It’s hard for many people to put the coronavirus global crisis into perspective. But understanding the big picture can often help us make sense of what’s happening around us.
Some kids — and adults — have a hard time seeing the bigger context in situations. (It’s common with kids who have trouble with executive function.) That’s not necessarily a bad thing, especially for kids who get more nervous the more they hear and know.
But for other kids, not understanding what’s going on makes it harder for them to cope. It raises their anxiety level because they don’t always recognize that people are doing things to reduce the threat.
To help them get a broader idea of what’s happening and be less anxious, start with what they know, says Ellen Braaten, PhD, director of the Learning and Emotional Assessment Program (LEAP) and co-director of the Clay Center for Young Healthy Minds at Massachusetts General Hospital.
“Correct their misconceptions and then help them organize their thinking on the topic,” Braaten says. “Emotions tend to ‘de-organize thoughts,’ so you need to keep things real.
“You could say things like: ‘Scientists say that this kind of virus can spread quickly. But it can’t spread as much when people stay apart for a while. That’s why you’ll be home from school for a few weeks,’” she says.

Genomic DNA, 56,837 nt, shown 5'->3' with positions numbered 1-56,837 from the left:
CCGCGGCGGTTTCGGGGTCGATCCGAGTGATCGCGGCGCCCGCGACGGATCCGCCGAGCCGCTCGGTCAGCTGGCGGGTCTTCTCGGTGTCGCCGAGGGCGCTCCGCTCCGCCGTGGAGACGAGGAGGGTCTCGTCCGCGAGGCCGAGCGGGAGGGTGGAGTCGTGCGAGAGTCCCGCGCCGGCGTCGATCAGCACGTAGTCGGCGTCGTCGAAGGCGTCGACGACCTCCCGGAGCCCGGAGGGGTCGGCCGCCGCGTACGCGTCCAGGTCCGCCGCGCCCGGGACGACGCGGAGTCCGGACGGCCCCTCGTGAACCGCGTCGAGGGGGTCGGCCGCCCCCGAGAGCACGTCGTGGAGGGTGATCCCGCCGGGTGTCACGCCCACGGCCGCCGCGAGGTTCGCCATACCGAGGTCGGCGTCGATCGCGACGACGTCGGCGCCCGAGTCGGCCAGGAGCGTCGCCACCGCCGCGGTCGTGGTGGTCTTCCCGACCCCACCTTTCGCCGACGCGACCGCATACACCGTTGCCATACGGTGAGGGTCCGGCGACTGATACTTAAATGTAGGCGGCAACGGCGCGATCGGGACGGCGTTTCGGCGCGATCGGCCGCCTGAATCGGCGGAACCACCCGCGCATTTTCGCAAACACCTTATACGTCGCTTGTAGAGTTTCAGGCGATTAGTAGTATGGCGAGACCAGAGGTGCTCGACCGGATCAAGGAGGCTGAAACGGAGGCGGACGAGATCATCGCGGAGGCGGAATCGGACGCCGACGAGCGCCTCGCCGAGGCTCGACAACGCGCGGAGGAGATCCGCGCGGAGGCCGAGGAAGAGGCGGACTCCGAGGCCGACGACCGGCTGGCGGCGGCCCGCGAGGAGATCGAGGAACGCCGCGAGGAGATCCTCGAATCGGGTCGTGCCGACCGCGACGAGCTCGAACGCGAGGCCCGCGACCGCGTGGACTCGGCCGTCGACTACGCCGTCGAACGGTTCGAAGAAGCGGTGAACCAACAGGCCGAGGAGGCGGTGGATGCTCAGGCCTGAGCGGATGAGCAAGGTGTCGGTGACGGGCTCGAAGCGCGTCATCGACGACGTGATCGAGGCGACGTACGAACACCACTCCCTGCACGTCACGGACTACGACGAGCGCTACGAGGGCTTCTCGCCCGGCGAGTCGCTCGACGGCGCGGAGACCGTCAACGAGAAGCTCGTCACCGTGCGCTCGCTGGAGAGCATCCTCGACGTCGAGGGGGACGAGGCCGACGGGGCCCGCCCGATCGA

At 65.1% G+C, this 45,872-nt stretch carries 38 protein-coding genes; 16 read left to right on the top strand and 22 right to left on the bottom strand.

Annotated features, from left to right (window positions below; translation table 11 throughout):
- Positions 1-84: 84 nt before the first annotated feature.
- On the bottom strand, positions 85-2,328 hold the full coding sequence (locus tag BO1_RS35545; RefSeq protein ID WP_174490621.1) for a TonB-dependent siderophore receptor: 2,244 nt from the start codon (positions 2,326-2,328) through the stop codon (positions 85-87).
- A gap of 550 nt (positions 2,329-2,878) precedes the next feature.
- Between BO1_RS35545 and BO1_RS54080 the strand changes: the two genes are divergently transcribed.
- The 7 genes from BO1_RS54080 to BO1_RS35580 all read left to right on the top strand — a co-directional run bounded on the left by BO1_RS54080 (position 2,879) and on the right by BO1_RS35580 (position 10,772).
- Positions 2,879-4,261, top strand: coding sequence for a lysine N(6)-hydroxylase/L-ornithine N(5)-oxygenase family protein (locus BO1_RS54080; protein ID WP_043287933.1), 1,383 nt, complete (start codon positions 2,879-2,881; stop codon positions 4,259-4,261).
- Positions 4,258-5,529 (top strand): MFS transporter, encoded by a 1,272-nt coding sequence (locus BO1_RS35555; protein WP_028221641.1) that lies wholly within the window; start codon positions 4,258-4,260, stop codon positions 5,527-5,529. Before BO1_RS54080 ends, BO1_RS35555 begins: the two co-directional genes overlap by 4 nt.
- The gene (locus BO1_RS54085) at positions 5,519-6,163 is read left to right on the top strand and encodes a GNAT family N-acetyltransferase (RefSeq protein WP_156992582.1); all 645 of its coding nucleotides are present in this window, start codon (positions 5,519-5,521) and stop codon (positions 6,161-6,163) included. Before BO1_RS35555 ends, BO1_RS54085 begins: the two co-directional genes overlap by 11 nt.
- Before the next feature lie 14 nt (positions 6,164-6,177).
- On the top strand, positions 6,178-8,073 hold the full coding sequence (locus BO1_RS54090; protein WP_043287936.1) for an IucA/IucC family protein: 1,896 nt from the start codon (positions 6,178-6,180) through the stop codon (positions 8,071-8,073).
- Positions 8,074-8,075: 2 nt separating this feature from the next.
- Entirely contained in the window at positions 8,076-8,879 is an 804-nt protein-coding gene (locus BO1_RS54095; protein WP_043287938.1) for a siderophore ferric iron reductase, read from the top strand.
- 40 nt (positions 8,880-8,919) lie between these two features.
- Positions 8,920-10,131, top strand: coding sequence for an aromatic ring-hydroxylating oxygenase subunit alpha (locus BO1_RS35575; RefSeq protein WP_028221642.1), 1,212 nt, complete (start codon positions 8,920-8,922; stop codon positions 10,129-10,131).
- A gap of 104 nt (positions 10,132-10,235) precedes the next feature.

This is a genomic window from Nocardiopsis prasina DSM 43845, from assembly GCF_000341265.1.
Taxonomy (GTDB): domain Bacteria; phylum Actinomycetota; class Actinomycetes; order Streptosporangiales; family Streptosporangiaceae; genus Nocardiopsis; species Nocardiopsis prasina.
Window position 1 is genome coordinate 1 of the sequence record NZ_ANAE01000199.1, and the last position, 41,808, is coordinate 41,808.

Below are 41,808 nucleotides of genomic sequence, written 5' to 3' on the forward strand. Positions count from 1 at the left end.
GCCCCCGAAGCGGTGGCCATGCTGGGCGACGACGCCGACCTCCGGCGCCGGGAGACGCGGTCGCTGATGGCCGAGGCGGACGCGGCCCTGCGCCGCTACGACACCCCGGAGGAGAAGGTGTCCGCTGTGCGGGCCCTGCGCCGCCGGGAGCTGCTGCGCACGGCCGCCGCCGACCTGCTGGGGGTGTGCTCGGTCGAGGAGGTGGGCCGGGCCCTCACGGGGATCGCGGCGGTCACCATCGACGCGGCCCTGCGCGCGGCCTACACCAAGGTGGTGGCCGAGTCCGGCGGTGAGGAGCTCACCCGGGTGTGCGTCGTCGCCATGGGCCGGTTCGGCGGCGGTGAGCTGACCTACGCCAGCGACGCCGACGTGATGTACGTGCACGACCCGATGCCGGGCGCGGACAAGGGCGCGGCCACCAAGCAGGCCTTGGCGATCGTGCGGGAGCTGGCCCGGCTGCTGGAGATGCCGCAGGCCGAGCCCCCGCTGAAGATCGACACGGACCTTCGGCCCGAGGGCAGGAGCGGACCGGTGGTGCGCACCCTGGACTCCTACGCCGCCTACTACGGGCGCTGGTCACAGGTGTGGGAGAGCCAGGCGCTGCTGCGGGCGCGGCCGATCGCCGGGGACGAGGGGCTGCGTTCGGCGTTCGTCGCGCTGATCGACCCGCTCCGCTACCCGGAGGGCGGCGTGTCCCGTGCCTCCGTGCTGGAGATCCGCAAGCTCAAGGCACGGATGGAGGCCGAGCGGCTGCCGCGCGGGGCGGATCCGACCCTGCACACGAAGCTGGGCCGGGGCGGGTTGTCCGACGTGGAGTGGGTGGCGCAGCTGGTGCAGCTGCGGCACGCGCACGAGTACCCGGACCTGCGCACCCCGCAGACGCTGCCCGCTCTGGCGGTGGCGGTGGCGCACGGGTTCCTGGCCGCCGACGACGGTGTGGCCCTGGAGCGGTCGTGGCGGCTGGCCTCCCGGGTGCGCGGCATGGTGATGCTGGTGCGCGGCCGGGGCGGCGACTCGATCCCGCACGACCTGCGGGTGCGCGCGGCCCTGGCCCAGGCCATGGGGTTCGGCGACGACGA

It’s important to talk about what you’ll do during the time off. Share how you’ll continue to do things to stay healthy, like washing hands and getting enough sleep. Explain that doctors, nurses, and other health care workers are working very hard to understand how to help people, and they’re doing a good job at it.
“To do this, you need to be informed yourself,” says Braaten. “You also need to be able to discuss this in a fairly non-emotional way.”
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About the author
The Understood Team is made up of passionate writers and editors. Many of them have kids who learn and think differently.
Amanda Morin is the director of thought leadership at Understood and author of “The Everything Parent’s Guide to Special Education.” She worked as a classroom teacher and early intervention specialist for more than a decade.